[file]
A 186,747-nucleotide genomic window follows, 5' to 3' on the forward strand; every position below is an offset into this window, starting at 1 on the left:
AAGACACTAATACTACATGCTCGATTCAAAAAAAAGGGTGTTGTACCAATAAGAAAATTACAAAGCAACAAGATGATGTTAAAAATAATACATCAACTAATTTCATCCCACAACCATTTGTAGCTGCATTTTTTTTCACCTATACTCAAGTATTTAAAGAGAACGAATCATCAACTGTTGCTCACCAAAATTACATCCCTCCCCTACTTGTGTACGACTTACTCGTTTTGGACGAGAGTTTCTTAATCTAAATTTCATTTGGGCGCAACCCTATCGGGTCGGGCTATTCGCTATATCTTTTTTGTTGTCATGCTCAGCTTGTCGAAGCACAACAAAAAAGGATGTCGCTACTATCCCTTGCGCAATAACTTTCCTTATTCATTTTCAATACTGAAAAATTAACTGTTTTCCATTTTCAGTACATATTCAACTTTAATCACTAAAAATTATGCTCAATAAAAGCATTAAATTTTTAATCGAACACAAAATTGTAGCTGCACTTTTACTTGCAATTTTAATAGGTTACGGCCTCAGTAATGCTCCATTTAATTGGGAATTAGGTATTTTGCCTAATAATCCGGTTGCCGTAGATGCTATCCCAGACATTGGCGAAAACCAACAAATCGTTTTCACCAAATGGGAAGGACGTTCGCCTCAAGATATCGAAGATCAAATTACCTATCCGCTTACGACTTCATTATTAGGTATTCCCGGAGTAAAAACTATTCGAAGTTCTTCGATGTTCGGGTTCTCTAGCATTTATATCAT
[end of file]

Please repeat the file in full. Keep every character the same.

A 186,747-nucleotide genomic window follows, 5' to 3' on the forward strand; every position below is an offset into this window, starting at 1 on the left:
AAGACACTAATACTACATGCTCGATTCAAAAAAAAGGGTGTTGTACCAATAAGAAAATTACAAAGCAACAAGATGATGTTAAAAATAATACATCAACTAATTTCATCCCACAACCATTTGTAGCTGCATTTTTTTTCACCTATACTCAAGTATTTAAAGAGAACGAATCATCAACTGTTGCTCACCAAAATTACATCCCTCCCCTACTTGTGTACGACTTACTCGTTTTGGACGAGAGTTTCTTAATCTAAATTTCATTTGGGCGCAACCCTATCGGGTCGGGCTATTCGCTATATCTTTTTTGTTGTCATGCTCAGCTTGTCGAAGCACAACAAAAAAGGATGTCGCTACTATCCCTTGCGCAATAACTTTCCTTATTCATTTTCAATACTGAAAAATTAACTGTTTTCCATTTTCAGTACATATTCAACTTTAATCACTAAAAATTATGCTCAATAAAAGCATTAAATTTTTAATCGAACACAAAATTGTAGCTGCACTTTTACTTGCAATTTTAATAGGTTACGGCCTCAGTAATGCTCCATTTAATTGGGAATTAGGTATTTTGCCTAATAATCCGGTTGCCGTAGATGCTATCCCAGACATTGGCGAAAACCAACAAATCGTTTTCACCAAATGGGAAGGACGTTCGCCTCAAGATATCGAAGATCAAATTACCTATCCGCTTACGACTTCATTATTAGGTATTCCCGGAGTAAAAACTATTCGAAGTTCTTCGATGTTCGGGTTCTCTAGCATTTATATCAT